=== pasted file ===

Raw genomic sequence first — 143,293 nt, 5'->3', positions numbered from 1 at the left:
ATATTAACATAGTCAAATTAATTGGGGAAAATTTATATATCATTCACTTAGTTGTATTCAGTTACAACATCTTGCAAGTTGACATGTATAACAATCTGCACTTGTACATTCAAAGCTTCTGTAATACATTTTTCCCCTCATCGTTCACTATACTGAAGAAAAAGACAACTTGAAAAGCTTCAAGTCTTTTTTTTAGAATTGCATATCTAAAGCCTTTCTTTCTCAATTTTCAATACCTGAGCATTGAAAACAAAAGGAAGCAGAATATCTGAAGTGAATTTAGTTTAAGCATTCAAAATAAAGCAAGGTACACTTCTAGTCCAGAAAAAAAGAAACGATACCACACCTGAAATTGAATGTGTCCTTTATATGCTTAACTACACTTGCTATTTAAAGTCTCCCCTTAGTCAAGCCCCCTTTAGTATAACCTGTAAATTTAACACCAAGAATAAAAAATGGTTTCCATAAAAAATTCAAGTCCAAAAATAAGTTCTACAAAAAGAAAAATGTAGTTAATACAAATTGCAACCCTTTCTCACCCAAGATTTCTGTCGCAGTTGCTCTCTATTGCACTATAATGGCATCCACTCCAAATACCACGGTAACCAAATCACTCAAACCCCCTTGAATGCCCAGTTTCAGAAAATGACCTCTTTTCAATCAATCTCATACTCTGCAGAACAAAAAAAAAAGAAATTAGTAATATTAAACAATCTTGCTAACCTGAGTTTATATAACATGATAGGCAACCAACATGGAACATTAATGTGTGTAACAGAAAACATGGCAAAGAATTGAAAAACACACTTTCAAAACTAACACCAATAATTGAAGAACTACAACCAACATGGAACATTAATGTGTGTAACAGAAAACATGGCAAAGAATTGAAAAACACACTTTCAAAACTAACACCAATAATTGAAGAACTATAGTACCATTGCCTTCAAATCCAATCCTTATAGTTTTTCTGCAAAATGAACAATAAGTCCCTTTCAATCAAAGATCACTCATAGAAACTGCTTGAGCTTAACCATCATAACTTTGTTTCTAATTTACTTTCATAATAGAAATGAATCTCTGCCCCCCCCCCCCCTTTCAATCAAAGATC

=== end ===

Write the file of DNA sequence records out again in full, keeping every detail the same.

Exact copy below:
Raw genomic sequence first — 143,293 nt, 5'->3', positions numbered from 1 at the left:
ATATTAACATAGTCAAATTAATTGGGGAAAATTTATATATCATTCACTTAGTTGTATTCAGTTACAACATCTTGCAAGTTGACATGTATAACAATCTGCACTTGTACATTCAAAGCTTCTGTAATACATTTTTCCCCTCATCGTTCACTATACTGAAGAAAAAGACAACTTGAAAAGCTTCAAGTCTTTTTTTTAGAATTGCATATCTAAAGCCTTTCTTTCTCAATTTTCAATACCTGAGCATTGAAAACAAAAGGAAGCAGAATATCTGAAGTGAATTTAGTTTAAGCATTCAAAATAAAGCAAGGTACACTTCTAGTCCAGAAAAAAAGAAACGATACCACACCTGAAATTGAATGTGTCCTTTATATGCTTAACTACACTTGCTATTTAAAGTCTCCCCTTAGTCAAGCCCCCTTTAGTATAACCTGTAAATTTAACACCAAGAATAAAAAATGGTTTCCATAAAAAATTCAAGTCCAAAAATAAGTTCTACAAAAAGAAAAATGTAGTTAATACAAATTGCAACCCTTTCTCACCCAAGATTTCTGTCGCAGTTGCTCTCTATTGCACTATAATGGCATCCACTCCAAATACCACGGTAACCAAATCACTCAAACCCCCTTGAATGCCCAGTTTCAGAAAATGACCTCTTTTCAATCAATCTCATACTCTGCAGAACAAAAAAAAAAGAAATTAGTAATATTAAACAATCTTGCTAACCTGAGTTTATATAACATGATAGGCAACCAACATGGAACATTAATGTGTGTAACAGAAAACATGGCAAAGAATTGAAAAACACACTTTCAAAACTAACACCAATAATTGAAGAACTACAACCAACATGGAACATTAATGTGTGTAACAGAAAACATGGCAAAGAATTGAAAAACACACTTTCAAAACTAACACCAATAATTGAAGAACTATAGTACCATTGCCTTCAAATCCAATCCTTATAGTTTTTCTGCAAAATGAACAATAAGTCCCTTTCAATCAAAGATCACTCATAGAAACTGCTTGAGCTTAACCATCATAACTTTGTTTCTAATTTACTTTCATAATAGAAATGAATCTCTGCCCCCCCCCCCCCTTTCAATCAAAGATC